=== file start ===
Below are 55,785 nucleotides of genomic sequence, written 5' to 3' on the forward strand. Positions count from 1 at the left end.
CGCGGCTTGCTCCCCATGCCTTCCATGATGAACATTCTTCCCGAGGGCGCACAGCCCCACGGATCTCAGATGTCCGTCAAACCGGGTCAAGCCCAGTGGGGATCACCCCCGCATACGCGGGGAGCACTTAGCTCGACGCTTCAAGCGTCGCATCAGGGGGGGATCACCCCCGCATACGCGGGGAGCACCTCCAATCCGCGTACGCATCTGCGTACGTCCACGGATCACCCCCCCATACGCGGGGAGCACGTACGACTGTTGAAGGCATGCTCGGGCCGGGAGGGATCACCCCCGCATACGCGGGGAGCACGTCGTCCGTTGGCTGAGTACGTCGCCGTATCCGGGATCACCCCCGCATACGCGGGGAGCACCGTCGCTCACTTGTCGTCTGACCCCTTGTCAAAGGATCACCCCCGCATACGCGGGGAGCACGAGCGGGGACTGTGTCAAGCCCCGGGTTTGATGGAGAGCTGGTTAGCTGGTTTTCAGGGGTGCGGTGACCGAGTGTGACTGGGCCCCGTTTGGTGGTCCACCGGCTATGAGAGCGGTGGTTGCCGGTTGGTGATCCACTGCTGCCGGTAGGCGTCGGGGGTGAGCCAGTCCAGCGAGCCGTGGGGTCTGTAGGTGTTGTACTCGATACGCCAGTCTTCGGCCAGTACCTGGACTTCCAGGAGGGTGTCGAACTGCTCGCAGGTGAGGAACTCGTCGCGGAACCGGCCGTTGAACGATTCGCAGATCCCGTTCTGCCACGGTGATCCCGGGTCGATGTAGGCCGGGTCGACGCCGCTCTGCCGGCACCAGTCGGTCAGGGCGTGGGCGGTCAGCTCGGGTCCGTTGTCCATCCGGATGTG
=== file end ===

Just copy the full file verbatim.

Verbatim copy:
Below are 55,785 nucleotides of genomic sequence, written 5' to 3' on the forward strand. Positions count from 1 at the left end.
CGCGGCTTGCTCCCCATGCCTTCCATGATGAACATTCTTCCCGAGGGCGCACAGCCCCACGGATCTCAGATGTCCGTCAAACCGGGTCAAGCCCAGTGGGGATCACCCCCGCATACGCGGGGAGCACTTAGCTCGACGCTTCAAGCGTCGCATCAGGGGGGGATCACCCCCGCATACGCGGGGAGCACCTCCAATCCGCGTACGCATCTGCGTACGTCCACGGATCACCCCCCCATACGCGGGGAGCACGTACGACTGTTGAAGGCATGCTCGGGCCGGGAGGGATCACCCCCGCATACGCGGGGAGCACGTCGTCCGTTGGCTGAGTACGTCGCCGTATCCGGGATCACCCCCGCATACGCGGGGAGCACCGTCGCTCACTTGTCGTCTGACCCCTTGTCAAAGGATCACCCCCGCATACGCGGGGAGCACGAGCGGGGACTGTGTCAAGCCCCGGGTTTGATGGAGAGCTGGTTAGCTGGTTTTCAGGGGTGCGGTGACCGAGTGTGACTGGGCCCCGTTTGGTGGTCCACCGGCTATGAGAGCGGTGGTTGCCGGTTGGTGATCCACTGCTGCCGGTAGGCGTCGGGGGTGAGCCAGTCCAGCGAGCCGTGGGGTCTGTAGGTGTTGTACTCGATACGCCAGTCTTCGGCCAGTACCTGGACTTCCAGGAGGGTGTCGAACTGCTCGCAGGTGAGGAACTCGTCGCGGAACCGGCCGTTGAACGATTCGCAGATCCCGTTCTGCCACGGTGATCCCGGGTCGATGTAGGCCGGGTCGACGCCGCTCTGCCGGCACCAGTCGGTCAGGGCGTGGGCGGTCAGCTCGGGTCCGTTGTCCATCCGGATGTG